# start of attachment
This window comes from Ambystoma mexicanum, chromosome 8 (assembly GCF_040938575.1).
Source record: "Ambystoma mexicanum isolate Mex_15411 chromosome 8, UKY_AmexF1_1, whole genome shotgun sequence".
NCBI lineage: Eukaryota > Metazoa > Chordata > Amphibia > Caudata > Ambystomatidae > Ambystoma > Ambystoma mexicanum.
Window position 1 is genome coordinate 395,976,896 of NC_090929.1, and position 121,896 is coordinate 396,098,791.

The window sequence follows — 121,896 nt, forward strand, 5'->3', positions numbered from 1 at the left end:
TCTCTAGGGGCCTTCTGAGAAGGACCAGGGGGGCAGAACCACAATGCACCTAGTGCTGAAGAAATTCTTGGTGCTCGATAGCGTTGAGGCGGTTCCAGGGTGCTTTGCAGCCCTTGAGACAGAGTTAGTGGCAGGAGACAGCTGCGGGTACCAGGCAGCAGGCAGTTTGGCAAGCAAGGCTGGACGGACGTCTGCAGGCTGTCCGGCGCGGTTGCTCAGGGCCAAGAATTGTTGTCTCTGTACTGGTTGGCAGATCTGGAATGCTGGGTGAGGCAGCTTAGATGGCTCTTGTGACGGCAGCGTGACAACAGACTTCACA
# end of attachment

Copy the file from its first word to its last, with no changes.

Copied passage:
This window comes from Ambystoma mexicanum, chromosome 8 (assembly GCF_040938575.1).
Source record: "Ambystoma mexicanum isolate Mex_15411 chromosome 8, UKY_AmexF1_1, whole genome shotgun sequence".
NCBI lineage: Eukaryota > Metazoa > Chordata > Amphibia > Caudata > Ambystomatidae > Ambystoma > Ambystoma mexicanum.
Window position 1 is genome coordinate 395,976,896 of NC_090929.1, and position 121,896 is coordinate 396,098,791.

The window sequence follows — 121,896 nt, forward strand, 5'->3', positions numbered from 1 at the left end:
TCTCTAGGGGCCTTCTGAGAAGGACCAGGGGGGCAGAACCACAATGCACCTAGTGCTGAAGAAATTCTTGGTGCTCGATAGCGTTGAGGCGGTTCCAGGGTGCTTTGCAGCCCTTGAGACAGAGTTAGTGGCAGGAGACAGCTGCGGGTACCAGGCAGCAGGCAGTTTGGCAAGCAAGGCTGGACGGACGTCTGCAGGCTGTCCGGCGCGGTTGCTCAGGGCCAAGAATTGTTGTCTCTGTACTGGTTGGCAGATCTGGAATGCTGGGTGAGGCAGCTTAGATGGCTCTTGTGACGGCAGCGTGACAACAGACTTCACA